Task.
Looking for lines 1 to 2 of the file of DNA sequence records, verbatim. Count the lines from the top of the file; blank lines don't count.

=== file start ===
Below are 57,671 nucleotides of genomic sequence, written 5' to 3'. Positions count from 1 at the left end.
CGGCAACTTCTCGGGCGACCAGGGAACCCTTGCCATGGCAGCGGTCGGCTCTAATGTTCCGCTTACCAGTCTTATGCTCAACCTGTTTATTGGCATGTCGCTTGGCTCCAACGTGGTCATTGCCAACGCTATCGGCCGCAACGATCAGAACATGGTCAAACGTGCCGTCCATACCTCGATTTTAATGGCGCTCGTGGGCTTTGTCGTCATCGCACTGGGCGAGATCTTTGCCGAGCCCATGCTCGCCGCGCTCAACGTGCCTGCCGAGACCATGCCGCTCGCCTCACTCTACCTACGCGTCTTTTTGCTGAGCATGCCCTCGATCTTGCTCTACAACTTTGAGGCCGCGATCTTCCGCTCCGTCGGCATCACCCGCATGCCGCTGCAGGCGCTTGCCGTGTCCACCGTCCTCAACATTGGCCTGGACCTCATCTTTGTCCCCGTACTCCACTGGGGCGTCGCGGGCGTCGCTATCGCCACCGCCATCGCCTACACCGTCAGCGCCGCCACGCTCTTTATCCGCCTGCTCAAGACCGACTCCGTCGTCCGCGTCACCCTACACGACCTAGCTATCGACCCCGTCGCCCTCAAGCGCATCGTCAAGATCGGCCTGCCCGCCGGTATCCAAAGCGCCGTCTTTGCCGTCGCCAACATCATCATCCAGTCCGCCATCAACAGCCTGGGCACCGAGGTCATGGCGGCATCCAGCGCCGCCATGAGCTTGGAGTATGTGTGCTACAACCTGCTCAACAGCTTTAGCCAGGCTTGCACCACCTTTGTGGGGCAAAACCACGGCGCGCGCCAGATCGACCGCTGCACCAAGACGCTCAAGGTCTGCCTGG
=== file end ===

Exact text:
Below are 57,671 nucleotides of genomic sequence, written 5' to 3'. Positions count from 1 at the left end.
CGGCAACTTCTCGGGCGACCAGGGAACCCTTGCCATGGCAGCGGTCGGCTCTAATGTTCCGCTTACCAGTCTTATGCTCAACCTGTTTATTGGCATGTCGCTTGGCTCCAACGTGGTCATTGCCAACGCTATCGGCCGCAACGATCAGAACATGGTCAAACGTGCCGTCCATACCTCGATTTTAATGGCGCTCGTGGGCTTTGTCGTCATCGCACTGGGCGAGATCTTTGCCGAGCCCATGCTCGCCGCGCTCAACGTGCCTGCCGAGACCATGCCGCTCGCCTCACTCTACCTACGCGTCTTTTTGCTGAGCATGCCCTCGATCTTGCTCTACAACTTTGAGGCCGCGATCTTCCGCTCCGTCGGCATCACCCGCATGCCGCTGCAGGCGCTTGCCGTGTCCACCGTCCTCAACATTGGCCTGGACCTCATCTTTGTCCCCGTACTCCACTGGGGCGTCGCGGGCGTCGCTATCGCCACCGCCATCGCCTACACCGTCAGCGCCGCCACGCTCTTTATCCGCCTGCTCAAGACCGACTCCGTCGTCCGCGTCACCCTACACGACCTAGCTATCGACCCCGTCGCCCTCAAGCGCATCGTCAAGATCGGCCTGCCCGCCGGTATCCAAAGCGCCGTCTTTGCCGTCGCCAACATCATCATCCAGTCCGCCATCAACAGCCTGGGCACCGAGGTCATGGCGGCATCCAGCGCCGCCATGAGCTTGGAGTATGTGTGCTACAACCTGCTCAACAGCTTTAGCCAGGCTTGCACCACCTTTGTGGGGCAAAACCACGGCGCGCGCCAGATCGACCGCTGCACCAAGACGCTCAAGGTCTGCCTGG